Author 
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mahaju
Joined: 11 Oct 2010 Posts: 493 Location: between the keyboard and the chair

Posted: Thu 03 Mar 2011, 22:31 Post_subject:
Binary representtion of prime numbers 

Is there any way to check whether a number is prime from it's binary representation? And I do not mean the classical method of dividing the number n by numbers from 2 to n1, but actually determining if it is a prime from it's patterns of 0's and 1's.
Here are some of the related things I have found
http://askville.amazon.com/SimilarQuestions.do?req=binary+numbers+form+101+10101+1010101+prime
http://anjackson.net/2007/07/19/visualising_prime_numbers_in_binary
If there is any such method I would like to write a program in C or C++ to determine if a number is prime by using it's binary representation
Thanks in advance

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Jasper
Joined: 25 Apr 2010 Posts: 1107 Location: England

Posted: Thu 03 Mar 2011, 22:44 Post_subject:


Hi,
Categorically not.
Type:
factor x
into your console/terminal where x can be any positive integer (though I don't know how large) to factorize x.
The largest known prime has almost 13,000,000 decimal digits. Note that the number 13,000,000 has only 8 decimal digits.
The natural log of that number is almost 30,000,000 which means that is the average distance between the primes.
My regards
PS It is only necessary to test to the square root of n (not n1 and since 2 is the only even prime number it is only necessary to test odd integers).

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Moose On The Loose
Joined: 24 Feb 2011 Posts: 513

Posted: Fri 04 Mar 2011, 00:13 Post_subject:
Re: Binary representtion of prime numbers 

For speed you need a quantum computer.
Finding out whether or not a number is prime can be done a lot faster than the trial and error divide method but the amount it is faster by is a nearly constant factor so for really big values it only takes twice the life of the universe instead of 3 times.
If you are limited to a 32 bit value, life gets a lot easier. You only need to remember the primes from 1 to 65536 and try them against your number under test. This can be quick.

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Flash
Official Dog Handler
Joined: 04 May 2005 Posts: 11012 Location: Arizona USA

Posted: Fri 04 Mar 2011, 00:57 Post_subject:


Even numbers (ending in 0, 2, 4, 6, cannot be primes, so right there you cut your work in half.

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mahaju
Joined: 11 Oct 2010 Posts: 493 Location: between the keyboard and the chair

Posted: Fri 04 Mar 2011, 02:48 Post_subject:


I agree that even numbers cannot be prime, but this doesn't actually cut my work in half
because it only tells me about the LSB
If my number is, say, 10 bits long then I don't think it much reduces my work

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Jasper
Joined: 25 Apr 2010 Posts: 1107 Location: England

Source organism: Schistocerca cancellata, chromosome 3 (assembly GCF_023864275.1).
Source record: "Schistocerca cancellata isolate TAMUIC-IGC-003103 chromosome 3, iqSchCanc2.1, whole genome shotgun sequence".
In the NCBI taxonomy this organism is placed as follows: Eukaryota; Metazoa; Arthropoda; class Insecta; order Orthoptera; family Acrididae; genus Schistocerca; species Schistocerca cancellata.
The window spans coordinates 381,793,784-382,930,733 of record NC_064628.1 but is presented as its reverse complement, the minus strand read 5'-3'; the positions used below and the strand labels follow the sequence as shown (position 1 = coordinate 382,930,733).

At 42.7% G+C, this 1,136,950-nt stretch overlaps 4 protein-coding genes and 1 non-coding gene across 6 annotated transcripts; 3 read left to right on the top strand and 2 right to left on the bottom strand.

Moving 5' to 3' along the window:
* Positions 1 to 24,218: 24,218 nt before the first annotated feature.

Posted: Fri 04 Mar 2011, 08:21 Post_subject:


Hi again,
There are types of primes with special characteristics e.g. Fermat primes of which only 5 are known and Mersenne primes of which only some 50 are known.
There are classic theorems e.g, The Prime Number Theorem and Proth's Theorem and The Proof of the Infinity of the Primes attributed to Euclid which is brilliant but simple.
For an exercise in computer programming the Sieve of Eratosthenes would take very few lines of code. 22 short lines from memory when I wrote a program in GWBasic some 30 years ago  the principle is simple.
My regards

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Moose On The Loose
Joined: 24 Feb 2011 Posts: 513

Posted: Fri 04 Mar 2011, 11:04 Post_subject:


Flash wrote:  Even numbers (ending in 0, 2, 4, 6, cannot be primes, so right there you cut your work in half. 
I think you will also find that if the sum of the bytes in the number can be divided by 51, the number can be divided by 51. Someone who has already had their morning coffee should check this

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lwill
Joined: 13 Jun 2008 Posts: 173 Location: City Of Lights

Posted: Fri 04 Mar 2011, 15:01 Post_subject:


2 IS prime

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Jasper
Joined: 25 Apr 2010 Posts: 1107 Location: England

Posted: Fri 04 Mar 2011, 15:08 Post_subject:


Hi,
Re: the "51" conjecture above
Type into a console:
factor 2251799813685247
and you will see its prime factors are:
7 103 2143 11119 and 131071
The 51 digit binary number consisting entirely of 1's = 2^511 = 2,251,799,813,685,247
My regards

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bugman
Joined: 20 Dec 2005 Posts: 2131 Location: buffalo commons

Posted: Sat 05 Mar 2011, 09:50 Post_subject:


Moose On The Loose wrote:  I think you will also find that if the sum of the bytes in the number can be divided by 51, the number can be divided by 51. Someone who has already had their morning coffee should check this 
it's 3 you're thinking of
the set of which includes 51, natch
_________________ . . . the machines are clean
and the machines are not corrupted
 lee "scratch" perry

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bugman
Joined: 20 Dec 2005 Posts: 2131 Location: buffalo commons

Posted: Sat 05 Mar 2011, 09:51 Post_subject:


Jasper wrote:  The 51 digit binary number consisting entirely of 1's = 2^511 = 2,251,799,813,685,247 
this you know if you do rgb coding
ffcc99
etc
god bless 17 and all who sail on her
_________________ . . . the machines are clean
and the machines are not corrupted
 lee "scratch" perry

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